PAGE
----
Chess (Domain Theories)
6 different domain theories for generating legal moves of chess
Dataset Characteristics
DomainTheory
Subject Area
Game
Associated Tasks

Feature Type

# Instances

# Features

Dataset Information
Additional Information
The six encoding are briefly described below: 1) chess_flann_new: Written by flann@cs.orst.edu. Employs a geometric representation for states, with each square designated by an X,Y coordinate and square connectivity computed by vectors. Generates legal moves by first generating peusdo moves then eliminating those that result in the moving player being in check. 2) chess_flann_wyl: Written by flann@cs.orst.edu. Employs a relational representation for states, with each square given a unique name and square connectivity computed by an enumeration of connected relations. Generates legal moves by first generating peusdo moves then eliminating those that result in the moving player being in check. 3) chess_russell_wyl: Originally written by Stuart Russell in MRS, translated into prolog by flann@cs.orst.edu. Employs a geometric representation for states, with each square designated by an X,Y coordinate and square connectivity computed by vectors. Generates legal moves by determining whether the moving side is in check. If the moving side is in check, moves are generated that destroy the check threat. If the moving side is not in check, moves are generated that do not create a check threat. Note that if the moving side is in check from multiple threats then the domain theory generates incorrect moves. 4) chess_vijay_1: Written by vijay@cs.orst.edu. Employs a relational representation for states, with each square given a unique name and square connectivity computed by an enumeration of connected relations. Generates legal moves by first generating peusdo moves then eliminating those that result in the moving player being in check. 5) chess_vijay_2: Written by vijay@cs.orst.edu. Employs a geometric representation for states, with each square designated by an X,Y coordinate and square connectivity computed by vectors. Generates legal moves by first generating peusdo moves then eliminating those that result in the moving player being in check. 6) chess_vijay_3: Written by vijay@cs.orst.edu. Employs a special linear representation for states, with each square designated by a single number and square connectivity computed by a single delta value. Generates legal moves by first generating peusdo moves then eliminating those that result in the moving player being in check. Each domain theory includes a sample state called state1 that describes the board position illustrated as Figure 4(d) in Flann and Dietterich, "A study of explanationbased methods for inductive learning" in Machine Learning, 4 187226. See file test_domain_theories for an example of loading and running the domain theories. In addition to the domain theories, a file called support_code is included that contains some useful prolog routines. One routine takes a generic chess board description and a domain theory name, and produces a prolog state description suitable for use with the given domain theory. See file test_domain_theories for an example of generating state descriptions.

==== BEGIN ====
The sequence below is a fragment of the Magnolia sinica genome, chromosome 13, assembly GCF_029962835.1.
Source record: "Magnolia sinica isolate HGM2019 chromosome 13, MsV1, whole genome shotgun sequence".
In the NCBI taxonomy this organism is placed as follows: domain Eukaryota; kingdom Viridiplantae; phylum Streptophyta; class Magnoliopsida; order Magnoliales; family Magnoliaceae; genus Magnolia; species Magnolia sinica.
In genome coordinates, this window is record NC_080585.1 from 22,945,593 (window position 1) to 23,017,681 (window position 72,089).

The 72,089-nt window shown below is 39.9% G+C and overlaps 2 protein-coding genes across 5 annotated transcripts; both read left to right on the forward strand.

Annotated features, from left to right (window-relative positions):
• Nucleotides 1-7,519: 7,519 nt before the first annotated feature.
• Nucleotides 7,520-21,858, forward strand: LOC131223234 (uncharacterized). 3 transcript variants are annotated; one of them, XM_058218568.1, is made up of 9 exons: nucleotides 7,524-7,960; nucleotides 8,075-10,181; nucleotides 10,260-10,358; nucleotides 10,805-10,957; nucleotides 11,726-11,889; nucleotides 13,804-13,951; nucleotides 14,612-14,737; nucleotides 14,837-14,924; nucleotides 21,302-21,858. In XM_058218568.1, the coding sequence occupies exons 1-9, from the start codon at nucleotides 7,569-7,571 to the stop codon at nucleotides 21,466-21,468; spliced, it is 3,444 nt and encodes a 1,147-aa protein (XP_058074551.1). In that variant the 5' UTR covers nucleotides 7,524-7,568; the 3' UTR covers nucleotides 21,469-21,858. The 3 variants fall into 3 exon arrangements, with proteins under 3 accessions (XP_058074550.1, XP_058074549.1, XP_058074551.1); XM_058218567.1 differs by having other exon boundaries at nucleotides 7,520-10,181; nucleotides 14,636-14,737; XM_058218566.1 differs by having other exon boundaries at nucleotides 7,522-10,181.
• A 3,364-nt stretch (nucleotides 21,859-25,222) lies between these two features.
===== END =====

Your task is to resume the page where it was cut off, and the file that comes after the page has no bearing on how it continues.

Has Missing Values?
No
Russell,Stuart and Flann,Flann. Chess (Domain Theories). UCI Machine Learning Repository. https://doi.org/10.24432/C5PS35.
@misc{misc_chess_(domain_theories)_24, author = {Russell,Stuart and Flann,Flann}, title = {{Chess (Domain Theories)}}, howpublished = {UCI Machine Learning Repository}, note = {{DOI}: https://doi.org/10.24432/C5PS35} }
pip install ucimlrepo
from ucimlrepo import fetch_ucirepo # fetch dataset chess_domain_theories = fetch_ucirepo(id=24) # data (as pandas dataframes) X = chess_domain_theories.data.features y = chess_domain_theories.data.targets # metadata print(chess_domain_theories.metadata) # variable information print(chess_domain_theories.variables)
Creators
Stuart Russell
Flann Flann
DOI
License
This dataset is licensed under a Creative Commons Attribution 4.0 International (CC BY 4.0) license.
This allows for the sharing and adaptation of the datasets for any purpose, provided that the appropriate credit is given.